Tim Bishop, Chief Technology and Innovation Officer at Prezence Digital says that “Core to the mobilising of the Ster-Kinekor brand with this suite of apps was that it allows Ster-Kinekor to be able to transact and connect with all of its customers in a manner that suits their lifestyles and choices leaving nobody excluded.”
“It’s for this reason that while the focus for many other brands and agencies seem to be exclusively in the ‘trendy’ iOS and Android platforms, we at Prezence Digital are always pushing our clients to also unlock the power of BlackBerry in South Africa. Now the numbers say it all. Out of the total number of downloads to date across the Ster-Kinekor mobile app suite, BlackBerry constitutes almost 60% which indicates the larger penetration of BlackBerry smartphones in this market.”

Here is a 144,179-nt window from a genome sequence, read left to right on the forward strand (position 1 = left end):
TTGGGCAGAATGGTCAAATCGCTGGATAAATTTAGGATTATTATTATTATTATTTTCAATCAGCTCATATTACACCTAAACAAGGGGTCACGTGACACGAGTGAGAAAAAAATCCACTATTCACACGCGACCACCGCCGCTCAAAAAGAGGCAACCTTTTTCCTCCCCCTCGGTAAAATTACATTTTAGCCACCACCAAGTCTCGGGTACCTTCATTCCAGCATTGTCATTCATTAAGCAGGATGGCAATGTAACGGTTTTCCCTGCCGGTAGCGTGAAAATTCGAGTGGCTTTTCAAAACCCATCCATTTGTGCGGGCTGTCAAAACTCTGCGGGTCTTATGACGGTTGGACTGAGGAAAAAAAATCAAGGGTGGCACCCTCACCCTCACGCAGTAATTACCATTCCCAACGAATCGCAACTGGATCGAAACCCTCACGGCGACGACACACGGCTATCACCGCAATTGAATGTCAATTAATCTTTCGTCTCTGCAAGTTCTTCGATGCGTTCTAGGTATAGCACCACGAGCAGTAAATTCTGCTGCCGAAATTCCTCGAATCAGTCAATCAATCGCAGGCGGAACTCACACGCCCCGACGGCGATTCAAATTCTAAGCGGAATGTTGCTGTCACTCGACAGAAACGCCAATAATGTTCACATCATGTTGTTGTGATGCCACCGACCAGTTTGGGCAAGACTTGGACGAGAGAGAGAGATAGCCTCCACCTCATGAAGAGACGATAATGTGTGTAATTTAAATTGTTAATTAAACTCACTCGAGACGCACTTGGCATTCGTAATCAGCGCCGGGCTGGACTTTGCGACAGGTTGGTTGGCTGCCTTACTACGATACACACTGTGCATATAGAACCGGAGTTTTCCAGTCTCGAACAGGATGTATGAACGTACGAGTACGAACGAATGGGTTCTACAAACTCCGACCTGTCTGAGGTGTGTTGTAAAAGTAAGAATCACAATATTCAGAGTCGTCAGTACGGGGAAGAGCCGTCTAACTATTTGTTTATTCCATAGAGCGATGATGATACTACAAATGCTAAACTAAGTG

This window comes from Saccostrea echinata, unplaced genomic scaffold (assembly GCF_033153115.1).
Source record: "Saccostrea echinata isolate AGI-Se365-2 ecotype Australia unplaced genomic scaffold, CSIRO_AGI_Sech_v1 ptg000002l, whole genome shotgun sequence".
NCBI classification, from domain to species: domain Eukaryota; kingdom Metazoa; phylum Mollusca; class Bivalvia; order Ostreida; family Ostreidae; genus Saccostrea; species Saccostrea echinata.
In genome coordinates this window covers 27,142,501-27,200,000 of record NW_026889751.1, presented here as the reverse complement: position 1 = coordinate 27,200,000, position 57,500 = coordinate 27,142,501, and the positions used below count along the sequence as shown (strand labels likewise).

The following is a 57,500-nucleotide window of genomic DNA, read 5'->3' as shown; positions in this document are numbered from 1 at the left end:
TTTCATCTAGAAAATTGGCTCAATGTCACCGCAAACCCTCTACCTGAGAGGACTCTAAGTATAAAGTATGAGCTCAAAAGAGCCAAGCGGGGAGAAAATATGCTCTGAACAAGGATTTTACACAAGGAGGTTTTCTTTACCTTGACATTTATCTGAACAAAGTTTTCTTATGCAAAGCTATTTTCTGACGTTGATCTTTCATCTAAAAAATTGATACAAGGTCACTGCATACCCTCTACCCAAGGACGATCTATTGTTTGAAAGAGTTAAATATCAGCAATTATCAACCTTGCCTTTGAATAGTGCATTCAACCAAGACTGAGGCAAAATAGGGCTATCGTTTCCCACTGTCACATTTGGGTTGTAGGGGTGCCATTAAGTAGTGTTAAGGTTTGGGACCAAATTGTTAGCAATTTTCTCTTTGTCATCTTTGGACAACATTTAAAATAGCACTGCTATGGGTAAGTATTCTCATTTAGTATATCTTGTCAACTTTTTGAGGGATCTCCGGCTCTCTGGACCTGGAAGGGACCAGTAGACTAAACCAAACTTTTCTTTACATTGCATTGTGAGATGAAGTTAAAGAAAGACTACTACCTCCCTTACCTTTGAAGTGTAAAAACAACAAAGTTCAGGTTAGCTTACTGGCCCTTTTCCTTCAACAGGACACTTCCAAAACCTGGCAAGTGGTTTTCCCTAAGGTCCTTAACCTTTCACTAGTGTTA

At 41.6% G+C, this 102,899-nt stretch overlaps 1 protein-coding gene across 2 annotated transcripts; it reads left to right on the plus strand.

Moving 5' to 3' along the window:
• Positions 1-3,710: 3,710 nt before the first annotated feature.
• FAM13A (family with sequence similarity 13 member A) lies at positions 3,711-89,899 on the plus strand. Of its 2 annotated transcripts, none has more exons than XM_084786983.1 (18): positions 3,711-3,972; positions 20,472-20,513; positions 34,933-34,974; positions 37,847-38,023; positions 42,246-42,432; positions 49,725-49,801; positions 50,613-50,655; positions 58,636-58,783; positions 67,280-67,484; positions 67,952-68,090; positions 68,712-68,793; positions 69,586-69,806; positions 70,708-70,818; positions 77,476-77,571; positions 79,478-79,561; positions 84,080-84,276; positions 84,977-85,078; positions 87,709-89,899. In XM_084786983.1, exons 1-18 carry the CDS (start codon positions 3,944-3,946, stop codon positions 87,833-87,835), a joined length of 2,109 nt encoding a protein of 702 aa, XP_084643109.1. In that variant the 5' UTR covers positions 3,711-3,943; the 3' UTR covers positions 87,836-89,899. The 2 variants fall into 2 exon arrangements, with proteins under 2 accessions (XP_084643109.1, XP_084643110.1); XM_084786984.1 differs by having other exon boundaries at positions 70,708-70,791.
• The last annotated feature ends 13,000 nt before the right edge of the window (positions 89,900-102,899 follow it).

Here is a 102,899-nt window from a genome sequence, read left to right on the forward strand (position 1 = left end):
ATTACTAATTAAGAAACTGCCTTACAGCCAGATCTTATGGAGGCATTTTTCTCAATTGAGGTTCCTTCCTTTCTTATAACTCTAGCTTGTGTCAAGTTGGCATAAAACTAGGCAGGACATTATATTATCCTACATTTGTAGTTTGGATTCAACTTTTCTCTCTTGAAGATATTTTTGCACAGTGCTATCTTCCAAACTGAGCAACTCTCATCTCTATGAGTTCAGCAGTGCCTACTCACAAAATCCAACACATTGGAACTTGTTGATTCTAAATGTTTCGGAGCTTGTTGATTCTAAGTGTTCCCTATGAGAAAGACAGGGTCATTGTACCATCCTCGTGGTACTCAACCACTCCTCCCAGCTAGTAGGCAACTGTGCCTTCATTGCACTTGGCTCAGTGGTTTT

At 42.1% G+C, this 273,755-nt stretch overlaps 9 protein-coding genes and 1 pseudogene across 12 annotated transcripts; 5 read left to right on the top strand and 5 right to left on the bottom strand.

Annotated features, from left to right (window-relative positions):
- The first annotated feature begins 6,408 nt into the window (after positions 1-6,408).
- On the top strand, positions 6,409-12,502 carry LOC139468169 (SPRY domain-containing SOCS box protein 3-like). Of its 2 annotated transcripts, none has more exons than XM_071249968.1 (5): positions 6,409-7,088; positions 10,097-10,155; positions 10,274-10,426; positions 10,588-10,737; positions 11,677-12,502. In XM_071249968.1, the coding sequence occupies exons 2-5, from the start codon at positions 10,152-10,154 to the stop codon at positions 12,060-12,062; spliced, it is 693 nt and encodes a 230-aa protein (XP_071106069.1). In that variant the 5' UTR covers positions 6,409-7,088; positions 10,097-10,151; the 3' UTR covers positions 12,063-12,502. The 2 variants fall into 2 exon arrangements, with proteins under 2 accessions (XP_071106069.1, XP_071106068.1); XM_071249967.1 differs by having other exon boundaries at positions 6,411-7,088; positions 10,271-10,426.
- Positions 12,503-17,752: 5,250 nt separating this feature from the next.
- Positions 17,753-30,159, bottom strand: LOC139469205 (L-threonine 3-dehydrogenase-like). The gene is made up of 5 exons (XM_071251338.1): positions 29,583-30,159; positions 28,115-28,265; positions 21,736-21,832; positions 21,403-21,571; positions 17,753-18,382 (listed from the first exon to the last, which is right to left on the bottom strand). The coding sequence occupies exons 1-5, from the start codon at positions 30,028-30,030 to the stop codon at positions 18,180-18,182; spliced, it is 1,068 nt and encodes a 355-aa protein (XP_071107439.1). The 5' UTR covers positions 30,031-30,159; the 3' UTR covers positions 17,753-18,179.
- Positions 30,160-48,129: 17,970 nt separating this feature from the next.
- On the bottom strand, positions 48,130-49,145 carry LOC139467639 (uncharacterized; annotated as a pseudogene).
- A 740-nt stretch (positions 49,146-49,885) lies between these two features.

Referring to the company as “platform agnostic”, Doug Place, marketing executive for Ster-Kinekor, said as Africa’s leading entertainment content provider, it was important to both Ster-Kinekor and customers that its digital content be available on whichever mobile device they prefer.
“Beyond providing a simple and seamless experience to our customers, the cornerstone of Ster-Kinekor’s digitising and mobilising strategy, was to ensure that regardless of their preferences, the power of film was right in the hands of our customers,” Place says.
Go check out the the Ster-Kinekor app on BlackBerry App World:
Many of us have come across penny auction websites, and almost all of them follow the same line of thought: buy credits and bid, win the item and it’s yours. Bid4Africa is following two key trends, and has one or two twists in how they operate, which in my mind give the site far more potential.